African Islands Say 'Oui' to France: The Population of the Tiny Archipelago of Mayotte Has Chosen to Bid a Political 'Adieu' to the Comoros and a Rousing 'Bonjour' to France in a Referendum That Will Wed Them Forever to la Republique. Report by Tom Nevin
Nevin, Tom, African Business
Voters on Mayotte, a tiny island group in the Indian Ocean, have opted to become a fully fledged part of France. Nearly 96% of the poll wants to turn Mayotte into a departement of France even though that means the end of local traditions such as polygamy and Islamic courts. The change of status will require the island to align itself with French law.
Mayotte, 400km east of Mozambique and 300km west of Madagascar, is in the Comoros archipelago, but voted against independence in referendums in 1974 and 1976.
Instead it maintained a 'collectivity' association with Paris, with a status allowing legal differences from the mainland. This will now be upgraded to a departement.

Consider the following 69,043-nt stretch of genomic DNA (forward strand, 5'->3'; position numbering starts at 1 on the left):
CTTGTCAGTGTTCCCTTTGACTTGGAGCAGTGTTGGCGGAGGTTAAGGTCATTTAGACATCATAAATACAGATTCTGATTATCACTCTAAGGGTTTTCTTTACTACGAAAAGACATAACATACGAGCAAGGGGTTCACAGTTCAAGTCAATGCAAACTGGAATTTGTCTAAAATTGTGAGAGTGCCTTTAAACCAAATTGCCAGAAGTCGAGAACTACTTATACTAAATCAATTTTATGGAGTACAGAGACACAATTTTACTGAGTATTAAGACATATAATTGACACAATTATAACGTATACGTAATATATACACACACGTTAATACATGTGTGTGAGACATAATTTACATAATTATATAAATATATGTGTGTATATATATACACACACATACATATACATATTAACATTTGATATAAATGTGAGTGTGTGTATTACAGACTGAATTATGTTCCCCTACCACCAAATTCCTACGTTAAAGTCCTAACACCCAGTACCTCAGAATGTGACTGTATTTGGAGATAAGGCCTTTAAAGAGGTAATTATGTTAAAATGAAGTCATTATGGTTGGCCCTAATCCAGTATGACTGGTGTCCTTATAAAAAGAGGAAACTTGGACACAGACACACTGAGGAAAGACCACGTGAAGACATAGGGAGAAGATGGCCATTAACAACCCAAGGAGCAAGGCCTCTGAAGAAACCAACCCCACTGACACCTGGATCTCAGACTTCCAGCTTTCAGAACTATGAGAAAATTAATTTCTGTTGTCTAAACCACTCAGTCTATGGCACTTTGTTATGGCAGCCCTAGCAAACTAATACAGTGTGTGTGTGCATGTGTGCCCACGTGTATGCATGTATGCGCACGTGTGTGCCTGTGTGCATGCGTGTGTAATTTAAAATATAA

The islands have a population of around 186,000 people, of whom 95% are Sunni Muslims. Many do not speak French. At least a third of the population are illegal migrants who abandoned their homes on the islands of the independent Comoran state to find a better life on Mayotte.
"We may be black, poor and Muslim, but we have been French longer than Nice," says Abdou-latifou Aly, a Mayotte legislator.
The French government expressed satisfaction with the referendum's result.
"This will reinforce the place of Mayotte in the republic, reaffirming our founding values, particularly equality between men and women, the same justice for all, and the place of the French language," said Interior Minister Michele Alliot-Marie.
President Nicolas Sarkozy had promised a referendum during his 2007 election campaign and now, after the sweeping "oui" vote, the island will become France's 101st departement in 2011. …